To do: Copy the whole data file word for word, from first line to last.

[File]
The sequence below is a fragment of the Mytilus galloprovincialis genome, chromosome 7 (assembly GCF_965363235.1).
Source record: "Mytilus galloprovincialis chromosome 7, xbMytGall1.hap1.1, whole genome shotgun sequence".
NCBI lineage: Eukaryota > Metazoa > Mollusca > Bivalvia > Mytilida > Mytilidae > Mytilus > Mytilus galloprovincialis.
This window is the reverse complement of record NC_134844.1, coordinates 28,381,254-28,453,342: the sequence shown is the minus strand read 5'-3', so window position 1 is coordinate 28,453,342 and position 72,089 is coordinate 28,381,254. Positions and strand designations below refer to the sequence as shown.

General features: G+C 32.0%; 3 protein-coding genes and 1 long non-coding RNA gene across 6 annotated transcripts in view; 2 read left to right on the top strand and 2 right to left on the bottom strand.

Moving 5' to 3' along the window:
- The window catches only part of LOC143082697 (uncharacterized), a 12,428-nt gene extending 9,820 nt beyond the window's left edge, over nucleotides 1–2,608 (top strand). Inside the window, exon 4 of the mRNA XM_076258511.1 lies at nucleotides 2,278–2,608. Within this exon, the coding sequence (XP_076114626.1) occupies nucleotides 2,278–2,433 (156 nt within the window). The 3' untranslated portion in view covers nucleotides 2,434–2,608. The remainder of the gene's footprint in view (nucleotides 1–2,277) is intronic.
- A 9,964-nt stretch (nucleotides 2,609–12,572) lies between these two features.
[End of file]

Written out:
The sequence below is a fragment of the Mytilus galloprovincialis genome, chromosome 7 (assembly GCF_965363235.1).
Source record: "Mytilus galloprovincialis chromosome 7, xbMytGall1.hap1.1, whole genome shotgun sequence".
NCBI lineage: Eukaryota > Metazoa > Mollusca > Bivalvia > Mytilida > Mytilidae > Mytilus > Mytilus galloprovincialis.
This window is the reverse complement of record NC_134844.1, coordinates 28,381,254-28,453,342: the sequence shown is the minus strand read 5'-3', so window position 1 is coordinate 28,453,342 and position 72,089 is coordinate 28,381,254. Positions and strand designations below refer to the sequence as shown.

General features: G+C 32.0%; 3 protein-coding genes and 1 long non-coding RNA gene across 6 annotated transcripts in view; 2 read left to right on the top strand and 2 right to left on the bottom strand.

Moving 5' to 3' along the window:
- The window catches only part of LOC143082697 (uncharacterized), a 12,428-nt gene extending 9,820 nt beyond the window's left edge, over nucleotides 1–2,608 (top strand). Inside the window, exon 4 of the mRNA XM_076258511.1 lies at nucleotides 2,278–2,608. Within this exon, the coding sequence (XP_076114626.1) occupies nucleotides 2,278–2,433 (156 nt within the window). The 3' untranslated portion in view covers nucleotides 2,434–2,608. The remainder of the gene's footprint in view (nucleotides 1–2,277) is intronic.
- A 9,964-nt stretch (nucleotides 2,609–12,572) lies between these two features.